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Police: State Rep. Changed Story During DUI Stop

Cop Said 'I Kept My Mouth Shut'
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Rep. Laura Bradford (credit: CBS)

Rep. Laura Bradford (credit: CBS)

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Investigator Brian Maass

DENVER (CBS4)- New documents related to the January 25 DUI stop of State Representative Laura Bradford show Bradford altered her story to police about how much she had been drinking, and a Denver cop said he kept quiet about what happened even though he was uncomfortable that Bradford was not arrested for DUI.

According to internal Denver police documents provided to CBS4 Tuesday, when Officer Brian Klaus stopped Bradford the night of January 25, the officer asked Bradford if she had been drinking.

“Yes, 1 glass of wine,” Bradford told Klaus.

But according to Klaus’ written reports, Bradford later responded, “3 glasses of wine.”

According to the reports, after Bradford failed roadside sobriety tests, Klaus told her that her blood alcohol level was roughly .20, way above the legal limit for DUI in Colorado.

Klaus stopped Bradford after he said her car nearly hit a parked vehicle.

Denver Police initially claimed Bradford was not cited for DUI due to her invoking an arcane portion of Colorado law that prevents the arrest of lawmakers if they are on their way to or from legislative work.

Denver Police later backpedaled on that story saying Bradford never invoked that clause and actually told officers she should be treated like any other citizen. But that did not happen and now Denver Police are conducting an internal investigation into the conduct of their officers.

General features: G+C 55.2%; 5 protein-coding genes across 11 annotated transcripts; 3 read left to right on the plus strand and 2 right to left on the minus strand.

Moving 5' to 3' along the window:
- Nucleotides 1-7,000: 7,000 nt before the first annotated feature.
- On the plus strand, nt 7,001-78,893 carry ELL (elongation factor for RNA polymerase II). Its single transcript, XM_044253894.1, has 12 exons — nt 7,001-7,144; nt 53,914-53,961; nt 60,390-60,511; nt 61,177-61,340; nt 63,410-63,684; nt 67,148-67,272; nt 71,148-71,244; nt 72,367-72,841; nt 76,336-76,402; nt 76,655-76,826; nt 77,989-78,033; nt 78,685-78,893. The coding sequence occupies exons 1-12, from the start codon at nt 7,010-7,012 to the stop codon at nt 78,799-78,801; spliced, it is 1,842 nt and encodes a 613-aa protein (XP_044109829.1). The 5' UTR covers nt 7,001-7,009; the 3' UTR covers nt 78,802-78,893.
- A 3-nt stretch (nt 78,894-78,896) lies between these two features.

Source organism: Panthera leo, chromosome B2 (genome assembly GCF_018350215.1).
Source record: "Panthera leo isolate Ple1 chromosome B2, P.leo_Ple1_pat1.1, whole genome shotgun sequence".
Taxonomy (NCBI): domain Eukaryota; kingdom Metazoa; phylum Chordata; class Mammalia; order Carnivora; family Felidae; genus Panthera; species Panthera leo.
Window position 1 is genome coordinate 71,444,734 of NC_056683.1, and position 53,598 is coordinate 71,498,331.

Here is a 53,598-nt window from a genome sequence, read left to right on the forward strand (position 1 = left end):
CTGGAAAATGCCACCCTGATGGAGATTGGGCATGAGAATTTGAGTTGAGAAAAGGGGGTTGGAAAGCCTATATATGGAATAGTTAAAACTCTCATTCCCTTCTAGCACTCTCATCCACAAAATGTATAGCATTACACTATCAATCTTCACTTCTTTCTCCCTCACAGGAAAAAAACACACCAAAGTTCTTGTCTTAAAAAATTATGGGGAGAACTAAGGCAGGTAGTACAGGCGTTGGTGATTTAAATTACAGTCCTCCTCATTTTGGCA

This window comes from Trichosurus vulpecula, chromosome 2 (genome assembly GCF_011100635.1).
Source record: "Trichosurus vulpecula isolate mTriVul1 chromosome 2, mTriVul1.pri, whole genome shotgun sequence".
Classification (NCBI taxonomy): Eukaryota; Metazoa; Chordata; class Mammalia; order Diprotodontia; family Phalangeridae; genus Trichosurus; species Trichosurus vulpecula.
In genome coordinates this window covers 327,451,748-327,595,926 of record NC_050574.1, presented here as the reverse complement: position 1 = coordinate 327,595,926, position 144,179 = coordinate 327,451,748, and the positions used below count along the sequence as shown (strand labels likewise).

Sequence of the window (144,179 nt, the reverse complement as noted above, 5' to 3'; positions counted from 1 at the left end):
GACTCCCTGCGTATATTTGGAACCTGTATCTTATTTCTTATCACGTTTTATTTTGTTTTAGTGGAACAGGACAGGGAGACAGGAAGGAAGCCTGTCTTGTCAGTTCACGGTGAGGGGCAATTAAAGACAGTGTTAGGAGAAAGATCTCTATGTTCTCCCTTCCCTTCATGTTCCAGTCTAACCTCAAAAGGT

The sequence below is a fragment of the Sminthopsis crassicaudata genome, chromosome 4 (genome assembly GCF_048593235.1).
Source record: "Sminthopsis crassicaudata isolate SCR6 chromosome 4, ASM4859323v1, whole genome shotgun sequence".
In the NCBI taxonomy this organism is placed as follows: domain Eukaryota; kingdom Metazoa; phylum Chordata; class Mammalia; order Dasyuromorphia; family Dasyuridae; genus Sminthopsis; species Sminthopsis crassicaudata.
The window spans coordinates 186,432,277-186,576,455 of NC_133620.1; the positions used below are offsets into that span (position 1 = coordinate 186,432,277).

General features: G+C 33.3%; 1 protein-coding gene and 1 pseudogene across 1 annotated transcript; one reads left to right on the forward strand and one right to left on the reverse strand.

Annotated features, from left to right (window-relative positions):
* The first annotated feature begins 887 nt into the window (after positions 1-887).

Officer Klaus notes in his reports that he summoned a supervisor to the scene, Sgt. Benita Packard, when he realized he was dealing with a state legislator.

The Sergeant then contacted a DPD Lieutenant according to the newly released documents.

Officer Klaus writes that Sgt. Packard told him not to proceed with a DUI nor even write on the traffic citation that Rep. Bradford was intoxicated.

“Sgt. Packard informed me that a taxi was called and would be picking up the state rep”, wrote Klaus.

When police found a loaded handgun in Bradford’s vehicle, Klaus said,”Sgt. Packard then told me to keep the handgun part of the stop quiet and only we would know.”

Bradford told police she has a concealed weapons permit.

“I was disappointed in the first place that I had to let Mrs. Bradford go on the DUI,” Officer Klaus later told superiors. “I did not feel comfortable letting her go but I kept my mouth shut.”

- Written by Brian Maass for CBSDenver.com

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